Kerala has gone into a state of complete lockdown, enforcing major regulations from March 24 in order to prevent the possible spread of coronavirus. While certain relaxations for the steady supply of essential commodities have ensured that the state isn't brought to a standstill, the fishing sector in Kerala is hit hard as harbours in the state are being shut down. Fishers have termed the regulations ‘impractical’.
Four harbours in the state pulled down shutters on Tuesday, while others are to be shut down in the coming days.
Minister for Fisheries, J Mercykutty Amma, on Tuesday had rolled out regulations for the fisheries sector. One of the important directions issued was to stop auctioning procedures at harbours and instead, sell fish at a pre-set price, so that crowd during auctioning can be avoided. The harbours were asked to prepare the price based on the average cost of each fish over the last week.
Another direction was for boats not to unload catch to the harbour simultaneously as is done normally; instead, it has been directed that only two boats unload the catch at one time.
Calling these regulations 'impractical', fishing harbours of Munambam in Ernakulam district, Ponnani in Malappuram, Puthiyappa and Beypore in Kozhikode district, have shut down.
“There are many problems. The major problem is the delay. It is not possible for workers in the boats to wait for their turn for hours to unload the catch. All these workers in boats, who reach the harbour from sea by early morning, will be eager to somehow unload the catch, finish the auction and get back home. On regular days, this work will be over before noon. If, as per the regulation, they wait for their turn, even by evening they can’t leave from there. Moreover, the fish will get spoiled,” KB Kassim, member of the All Kerala Fishing Boat Operators Association told TNM.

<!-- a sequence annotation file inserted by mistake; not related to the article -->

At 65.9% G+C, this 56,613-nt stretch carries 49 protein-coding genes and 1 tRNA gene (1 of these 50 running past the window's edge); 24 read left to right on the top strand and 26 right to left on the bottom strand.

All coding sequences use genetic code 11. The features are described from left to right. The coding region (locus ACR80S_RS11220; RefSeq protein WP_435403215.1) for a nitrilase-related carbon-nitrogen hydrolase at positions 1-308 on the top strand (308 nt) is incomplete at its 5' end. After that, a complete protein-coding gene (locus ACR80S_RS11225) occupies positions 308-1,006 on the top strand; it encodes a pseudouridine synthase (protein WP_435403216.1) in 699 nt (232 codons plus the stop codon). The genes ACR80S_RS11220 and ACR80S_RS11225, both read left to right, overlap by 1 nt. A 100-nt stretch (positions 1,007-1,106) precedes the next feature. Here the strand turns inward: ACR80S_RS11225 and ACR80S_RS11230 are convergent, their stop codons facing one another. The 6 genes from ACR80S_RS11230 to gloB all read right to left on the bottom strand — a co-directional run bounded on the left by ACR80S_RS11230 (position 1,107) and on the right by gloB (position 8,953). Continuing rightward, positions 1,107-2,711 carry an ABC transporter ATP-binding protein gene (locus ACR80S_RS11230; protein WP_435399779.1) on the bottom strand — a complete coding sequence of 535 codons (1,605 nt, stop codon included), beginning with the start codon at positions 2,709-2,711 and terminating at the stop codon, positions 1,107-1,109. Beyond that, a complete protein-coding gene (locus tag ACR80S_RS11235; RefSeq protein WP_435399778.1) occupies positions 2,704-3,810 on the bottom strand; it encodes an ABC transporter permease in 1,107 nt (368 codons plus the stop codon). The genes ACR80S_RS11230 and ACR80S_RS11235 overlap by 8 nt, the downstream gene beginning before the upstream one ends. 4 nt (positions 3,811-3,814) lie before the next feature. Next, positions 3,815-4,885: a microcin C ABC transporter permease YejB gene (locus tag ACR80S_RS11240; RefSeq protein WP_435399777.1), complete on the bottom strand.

He also added that the delay in completing the sale of fish in harbours will also drastically affect small scale traders. “By the time the small scale vendors buy fish from harbours and begin sale, it will be around evening, after which no one will be allowed to operate shops. So what is the point of this regulation? That is why we have decided to shut down harbours, it is a waste of time otherwise,” said Kassim.
As per the general lockdown order in Kerala, shops selling essential commodities including food items, can only function from 7 am to 5 pm in the state, except Kasaragod. For Kasaragod district, where the regulations are more stringent, shops can only function from 11 am to 5 pm.
Speaking to TNM, Minister of Fisheries J Mercykutty Amma said that the timing, from 7 am to 5 pm, will be applicable to all the fish markets and street-side fish vendors too in Kerala.
“Some fish markets function only in the evening hours, they have to change their timings according to the regulation. Even the street-side fish vendors should abide by this. There will be no change or concessions in the regulations put forth by the government,” Mercykutty Amma told TNM.
The Minister added that the government cannot force the harbours to operate.
“The government has not banned the functioning of harbours, nor have we stopped fishers from going to the sea. The regulations are put in place in order to avoid crowding. They can abide by the rules and function, there are no problems with that. What is more important for the government is the safety of the people,” the Minister said.
Meanwhile, fishing boat operators opined that most of the workers, who are primarily from neighbouring Tamil Nadu, have already left the state over the COVID-19 scare. With harbours being shut and the majority of the fishing boat operators deciding not to venture into the sea, the state is like to witness a seafood crisis in the coming days.